The first we call Limiting Defenses because they cloud our perception and understanding, for example, when we justify ourselves, refuse to listen, or complain. The second kind we call Aggressive Defenses because we use them as weapons to attack. Examples of these would be sharp words or condemning

What should we do about our verbal defenses so that they don’t become obstacles to our unfolding or damage our relationships? A simple way to work on them is to make them evident. Seeing them as they are makes it obvious how futile they are and the low level of consciousness that they imply. The exercises of stopping described below have this aim in mind.

Exercises of stopping can also be very valuable for learning about ourselves. If we practice them not only when we notice our verbal defenses but also at other times, we can become much more aware of ourselves and our situation.

When we stop what we’re thinking, feeling or doing, what happens in us is like what happens when a loaded vehicle stops suddenly. Whatever is loose is thrown forward, while whatever is fastened down tightens the straps that hold it in place.

In the same way, when we stop ourselves interiorly, whatever is “loose” in us is projected onto the screen of our mind: habitual thoughts and feelings, associations, memories, grudges. Whatever is “fastened
down”—pre-conceived ideas or prejudices—may become even stronger. With practice, and perhaps spontaneously, we begin to understand why we think and act as we do.

The habit of observing impartially what’s inside us helps us to understand why it’s there. This prompts us to expand our view of things, to deepen our notion of being and to harmonize our relationships.
To be able to practice the exercises described in this course, it’s good to make a plan, including what exercises to practice, as well as how often and for how long. The characteristics of each exercise will suggest when to use them.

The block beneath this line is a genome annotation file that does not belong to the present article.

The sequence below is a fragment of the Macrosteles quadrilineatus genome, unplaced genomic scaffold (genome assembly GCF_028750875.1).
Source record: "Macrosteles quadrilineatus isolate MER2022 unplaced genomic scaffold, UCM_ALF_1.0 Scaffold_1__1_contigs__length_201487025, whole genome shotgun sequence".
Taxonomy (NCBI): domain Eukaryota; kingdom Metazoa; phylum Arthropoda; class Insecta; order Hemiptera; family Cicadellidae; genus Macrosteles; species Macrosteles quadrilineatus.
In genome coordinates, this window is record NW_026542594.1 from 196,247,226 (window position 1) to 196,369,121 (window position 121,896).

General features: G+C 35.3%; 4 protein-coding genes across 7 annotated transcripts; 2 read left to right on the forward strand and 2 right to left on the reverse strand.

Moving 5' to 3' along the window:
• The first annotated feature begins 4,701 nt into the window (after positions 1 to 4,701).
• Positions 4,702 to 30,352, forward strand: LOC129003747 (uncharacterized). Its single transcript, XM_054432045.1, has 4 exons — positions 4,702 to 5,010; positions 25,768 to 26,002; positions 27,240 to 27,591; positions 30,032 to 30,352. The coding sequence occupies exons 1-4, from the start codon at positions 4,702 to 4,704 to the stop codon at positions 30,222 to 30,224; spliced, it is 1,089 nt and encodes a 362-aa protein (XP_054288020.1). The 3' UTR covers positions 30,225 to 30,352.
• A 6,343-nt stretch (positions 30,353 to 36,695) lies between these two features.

It’s also good to complement these exercises with exercises of reflection. An exercise of reflection consists in taking distance from our reactions. Since our reactions are spontaneous and habitual, we tend to identify them with our way of being rather than seeing them as aspects of behavior that we can analyze by thinking about them. For example, at a moment of peace and quiet, we can reflect on the various ways we reacted to events that day. We don’t label these reactions; we simply observe them and try to identify what sometimes motivates us to react in ways that hurt the people we care about—reactions
that also hurt us, even though we might not realize the harm we’re doing to ourselves.
Another exercise consists in reflecting about what we experienced when we practiced the suggested exercises. As in the previous exercise, we find a quiet and peaceful moment to go over what happened during our exercises. We observe our inner reactions and the way in which those around us react when we do the exercise. For example, we reflect on what happens inside us when we don’t say something that we feel the impulse to say. We also observe what happens in others when we give them space by not talking too much. And we draw conclusions.

There are exercises in the following Teachings that can reveal our verbal defenses to us. In the last Teaching there are some guidelines to help us organize our thoughts, assimilate concepts, make our conversations more enjoyable and, especially, develop empathy and participation with others.

All the exercises go together. Each of them is an aspect of a single exercise that can be summarized as an attitude of inner freedom and respect for those around us.